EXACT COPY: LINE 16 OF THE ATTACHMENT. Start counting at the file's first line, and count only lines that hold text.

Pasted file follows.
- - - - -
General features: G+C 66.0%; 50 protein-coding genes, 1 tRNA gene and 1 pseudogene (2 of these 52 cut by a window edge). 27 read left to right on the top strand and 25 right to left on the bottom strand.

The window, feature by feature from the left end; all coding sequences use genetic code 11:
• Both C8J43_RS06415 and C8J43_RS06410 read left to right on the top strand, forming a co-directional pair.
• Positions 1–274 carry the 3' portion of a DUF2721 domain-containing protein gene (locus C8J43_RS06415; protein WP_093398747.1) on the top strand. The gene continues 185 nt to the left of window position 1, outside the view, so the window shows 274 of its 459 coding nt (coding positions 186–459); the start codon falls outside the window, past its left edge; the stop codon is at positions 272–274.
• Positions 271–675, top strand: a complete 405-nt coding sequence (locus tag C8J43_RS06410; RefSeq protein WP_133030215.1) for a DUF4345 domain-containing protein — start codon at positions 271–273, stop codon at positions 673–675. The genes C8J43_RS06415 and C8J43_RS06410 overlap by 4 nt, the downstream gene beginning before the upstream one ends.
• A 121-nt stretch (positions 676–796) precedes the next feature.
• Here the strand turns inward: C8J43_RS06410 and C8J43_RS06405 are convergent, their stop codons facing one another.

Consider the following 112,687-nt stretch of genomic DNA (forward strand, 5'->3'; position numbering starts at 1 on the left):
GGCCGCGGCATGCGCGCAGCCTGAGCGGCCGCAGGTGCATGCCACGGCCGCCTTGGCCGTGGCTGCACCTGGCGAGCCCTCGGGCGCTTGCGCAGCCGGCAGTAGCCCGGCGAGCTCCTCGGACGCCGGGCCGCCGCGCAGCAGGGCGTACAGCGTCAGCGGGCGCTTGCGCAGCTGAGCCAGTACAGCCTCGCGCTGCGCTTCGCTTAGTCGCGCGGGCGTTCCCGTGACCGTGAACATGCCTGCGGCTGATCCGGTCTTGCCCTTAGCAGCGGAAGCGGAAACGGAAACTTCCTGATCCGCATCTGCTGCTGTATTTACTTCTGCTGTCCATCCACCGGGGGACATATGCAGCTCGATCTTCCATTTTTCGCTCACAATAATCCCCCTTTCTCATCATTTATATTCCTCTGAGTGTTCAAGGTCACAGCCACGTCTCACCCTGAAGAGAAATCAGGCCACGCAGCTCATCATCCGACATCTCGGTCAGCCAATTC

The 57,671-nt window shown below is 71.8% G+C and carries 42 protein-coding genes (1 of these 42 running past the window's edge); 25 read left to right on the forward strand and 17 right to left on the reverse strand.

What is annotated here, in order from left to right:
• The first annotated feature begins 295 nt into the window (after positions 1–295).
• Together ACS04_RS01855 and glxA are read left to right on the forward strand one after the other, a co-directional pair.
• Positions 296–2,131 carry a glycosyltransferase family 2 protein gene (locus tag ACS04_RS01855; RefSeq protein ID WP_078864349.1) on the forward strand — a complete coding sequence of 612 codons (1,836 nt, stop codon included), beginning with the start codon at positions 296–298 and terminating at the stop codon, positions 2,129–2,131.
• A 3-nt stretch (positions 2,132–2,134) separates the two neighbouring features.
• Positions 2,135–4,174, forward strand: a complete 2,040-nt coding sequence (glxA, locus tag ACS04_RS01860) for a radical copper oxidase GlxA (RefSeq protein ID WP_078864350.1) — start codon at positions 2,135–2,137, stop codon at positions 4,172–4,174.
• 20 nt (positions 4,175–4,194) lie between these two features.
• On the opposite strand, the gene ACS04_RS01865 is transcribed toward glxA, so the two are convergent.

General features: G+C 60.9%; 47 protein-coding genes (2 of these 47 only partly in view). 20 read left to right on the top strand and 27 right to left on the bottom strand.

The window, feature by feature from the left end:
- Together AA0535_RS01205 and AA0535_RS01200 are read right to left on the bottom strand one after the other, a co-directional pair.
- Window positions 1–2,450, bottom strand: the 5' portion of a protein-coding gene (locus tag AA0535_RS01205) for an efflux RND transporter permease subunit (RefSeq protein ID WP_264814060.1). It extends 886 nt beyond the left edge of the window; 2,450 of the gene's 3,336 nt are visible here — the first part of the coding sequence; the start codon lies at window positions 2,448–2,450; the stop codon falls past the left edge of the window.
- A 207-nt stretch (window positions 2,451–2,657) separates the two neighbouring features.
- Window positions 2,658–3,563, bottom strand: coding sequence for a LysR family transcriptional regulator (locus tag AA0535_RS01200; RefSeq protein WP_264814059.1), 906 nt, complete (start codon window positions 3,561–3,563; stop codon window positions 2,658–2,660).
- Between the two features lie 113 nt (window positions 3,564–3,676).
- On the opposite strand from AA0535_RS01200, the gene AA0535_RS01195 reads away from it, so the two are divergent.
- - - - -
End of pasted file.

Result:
• Positions 2,135–4,174, forward strand: a complete 2,040-nt coding sequence (glxA, locus tag ACS04_RS01860) for a radical copper oxidase GlxA (RefSeq protein ID WP_078864350.1) — start codon at positions 2,135–2,137, stop codon at positions 4,172–4,174.